Side note- you don't want your wire for the cutter glowing red. Bad gases are released by expanded polystyrene foam when it burns.
On to the main event: any engineer worth his salt puts in at a minimum a 50% safety margin. If Radio Shack stamped "2A limit" on your transformer, you can bet that it'd be good to 3A. At least. Possibly more, with forced air cooling. When it fails, it fails by burning through insulation on the wires and shorting out, which causes MORE current to flow which causes more heat which causes...POOF!
To understand the practical limit, let's consider how a transformer works. Imagine an iron picture frame (no glass or anything, just the frame). Take a wire, wrap it around one side of the frame, say, 10,000 times. Now take another wire, go to the opposite side of the frame, and wrap that wire around the frame, say, 1,000 times. Voila! You have a transformer, with a 10:1 ratio. Put 120V on the 10k turn side, you get 12V on the 1k turn side. The flip side is that the actual power has to remain the same, so the equation becomes
Pin = Pout
Vin * Iin = Vout * Iout
So if voltage goes down, current goes up. We'll use your transformer as an example: It's essentially a 5:1 ratio- 120V in, 24V out. It has a 2A limit- so let's consider what the input current is when the output current is at 2 amps:
Vin * Iin = Vout * Iout
120V * Iin = 24V * 2A
Iin = .4A
This is called a step-down transformer. You COULD flip it around, put your 120V line across the 24V terminals, and step up the output voltage to 600V, but I wouldn't recommend it, because the insulation on the transformer is probably not up to blocking 600V, which means you'd have a punch-through of the insulation somewhere, which leads to arcing, current flow, and POOF!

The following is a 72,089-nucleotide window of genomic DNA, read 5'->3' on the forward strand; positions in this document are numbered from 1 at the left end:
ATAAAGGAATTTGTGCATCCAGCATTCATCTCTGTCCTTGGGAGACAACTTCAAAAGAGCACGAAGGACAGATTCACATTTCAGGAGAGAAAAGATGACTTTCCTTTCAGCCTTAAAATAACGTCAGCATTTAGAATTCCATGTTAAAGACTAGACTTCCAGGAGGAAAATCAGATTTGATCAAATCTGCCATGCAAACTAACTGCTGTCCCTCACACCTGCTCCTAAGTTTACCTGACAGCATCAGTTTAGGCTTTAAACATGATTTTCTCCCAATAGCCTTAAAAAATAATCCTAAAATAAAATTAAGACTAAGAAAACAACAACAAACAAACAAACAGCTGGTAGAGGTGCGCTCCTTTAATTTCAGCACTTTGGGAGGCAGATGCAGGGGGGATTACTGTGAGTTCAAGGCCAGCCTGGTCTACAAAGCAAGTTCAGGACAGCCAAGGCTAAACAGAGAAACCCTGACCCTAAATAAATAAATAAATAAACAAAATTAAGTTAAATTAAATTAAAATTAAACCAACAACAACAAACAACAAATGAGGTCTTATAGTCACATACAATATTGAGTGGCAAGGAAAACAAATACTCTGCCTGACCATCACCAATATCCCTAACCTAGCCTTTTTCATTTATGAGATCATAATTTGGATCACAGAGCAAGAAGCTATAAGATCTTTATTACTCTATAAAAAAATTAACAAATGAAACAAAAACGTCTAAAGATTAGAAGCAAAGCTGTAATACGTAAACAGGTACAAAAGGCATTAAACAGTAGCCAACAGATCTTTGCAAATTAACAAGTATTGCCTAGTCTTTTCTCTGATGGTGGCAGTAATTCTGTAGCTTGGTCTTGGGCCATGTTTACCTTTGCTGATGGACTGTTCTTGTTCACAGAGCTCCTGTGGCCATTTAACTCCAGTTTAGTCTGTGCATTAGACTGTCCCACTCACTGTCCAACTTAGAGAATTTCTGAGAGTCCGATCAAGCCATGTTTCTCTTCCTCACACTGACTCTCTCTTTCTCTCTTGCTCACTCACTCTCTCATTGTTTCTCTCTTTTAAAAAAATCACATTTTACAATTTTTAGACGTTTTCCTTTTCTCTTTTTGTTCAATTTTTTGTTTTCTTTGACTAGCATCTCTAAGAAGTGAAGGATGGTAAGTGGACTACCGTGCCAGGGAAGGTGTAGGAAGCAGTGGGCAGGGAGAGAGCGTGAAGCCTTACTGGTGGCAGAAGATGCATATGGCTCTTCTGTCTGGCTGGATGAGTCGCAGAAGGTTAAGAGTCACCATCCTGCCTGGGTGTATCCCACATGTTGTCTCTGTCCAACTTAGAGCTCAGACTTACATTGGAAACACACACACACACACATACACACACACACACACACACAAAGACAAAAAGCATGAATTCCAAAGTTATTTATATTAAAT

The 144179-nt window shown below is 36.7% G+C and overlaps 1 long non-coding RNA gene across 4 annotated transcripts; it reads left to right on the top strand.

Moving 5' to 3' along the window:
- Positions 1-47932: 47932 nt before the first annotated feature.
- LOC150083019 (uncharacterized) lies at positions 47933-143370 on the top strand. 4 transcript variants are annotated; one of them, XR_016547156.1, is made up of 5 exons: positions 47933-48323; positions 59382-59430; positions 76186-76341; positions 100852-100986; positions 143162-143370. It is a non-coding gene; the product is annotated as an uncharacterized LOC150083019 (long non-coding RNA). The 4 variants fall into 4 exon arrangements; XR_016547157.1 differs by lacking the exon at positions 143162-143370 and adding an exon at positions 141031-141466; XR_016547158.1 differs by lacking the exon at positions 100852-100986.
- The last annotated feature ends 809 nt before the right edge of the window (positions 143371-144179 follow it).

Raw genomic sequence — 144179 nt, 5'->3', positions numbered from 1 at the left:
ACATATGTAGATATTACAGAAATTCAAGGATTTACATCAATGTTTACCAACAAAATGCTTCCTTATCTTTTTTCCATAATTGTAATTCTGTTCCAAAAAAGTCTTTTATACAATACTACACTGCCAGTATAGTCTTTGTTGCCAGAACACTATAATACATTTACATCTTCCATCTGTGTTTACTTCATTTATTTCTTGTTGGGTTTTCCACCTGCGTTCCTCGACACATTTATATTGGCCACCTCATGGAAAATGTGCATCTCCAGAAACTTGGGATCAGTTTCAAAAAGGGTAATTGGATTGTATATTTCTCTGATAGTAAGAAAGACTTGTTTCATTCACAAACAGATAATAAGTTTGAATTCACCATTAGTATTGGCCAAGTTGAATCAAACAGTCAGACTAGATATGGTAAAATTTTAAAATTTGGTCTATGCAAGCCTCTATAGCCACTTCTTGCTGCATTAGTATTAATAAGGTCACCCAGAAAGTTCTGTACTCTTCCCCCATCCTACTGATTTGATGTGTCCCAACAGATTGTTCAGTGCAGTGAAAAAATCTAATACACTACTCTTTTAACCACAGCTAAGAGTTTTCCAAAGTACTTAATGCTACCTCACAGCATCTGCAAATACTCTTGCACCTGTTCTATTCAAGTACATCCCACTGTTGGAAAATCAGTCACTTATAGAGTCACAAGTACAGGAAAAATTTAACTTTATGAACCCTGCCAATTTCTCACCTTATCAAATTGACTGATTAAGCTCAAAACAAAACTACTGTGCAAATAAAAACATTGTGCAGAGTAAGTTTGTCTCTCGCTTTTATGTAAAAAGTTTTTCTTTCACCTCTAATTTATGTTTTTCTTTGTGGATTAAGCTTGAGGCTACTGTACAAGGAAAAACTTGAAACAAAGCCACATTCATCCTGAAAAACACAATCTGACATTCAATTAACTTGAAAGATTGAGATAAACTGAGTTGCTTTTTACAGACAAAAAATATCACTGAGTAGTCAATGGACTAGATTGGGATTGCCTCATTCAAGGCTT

So why the limit? Why can't I just increase the load and draw more and more current from the line voltage side, until I trip my house's breaker? After all, the wall outlet probably has a 15 or 20A breaker, right?
Not that simple. I ignored a little detail earlier- efficiency of the transformer (usually given as the greek letter eta, but frequently shorthanded to a n for people who don't want to find the unicode value for eta. I'll use n). The REAL equation is
Pout = n * Pin
n is usually on the order of 80-90%, or .8 to .9. That means that whatever your input power is, 10-20% of it going to get bled away as heat in your transformer. Let's look at your transformer again:
Pout(max) = 2A * 24V = 48W
Pin = 48W / .85 = 56.5W input power
Ptransformer = 56.5-48 = 8.5W
So, using a fairly unremarkable value of .85 as the efficiency of the transformer, we find that at 2A, your transformer is sucking up 8.5W of power, just to warm itself up. Not too bad, but you'll notice it if you hold the thing in your hand- it'll be quite warm.
In your case, you maxed it out, got WAY too much current flowing in and out of your transformer, and that efficiency killed it. Unlike silicon based electrical elements, something like a transformer can handle quite a lot of current for some time. We just have no way of knowing HOW long...
That 2A rating is undoubtedly for continuous operation, in a somewhat enclosed environment, without cooling. If you put it on a table with a fan blowing across it, that number will go up. Wrap it in a blanket, that number will go down.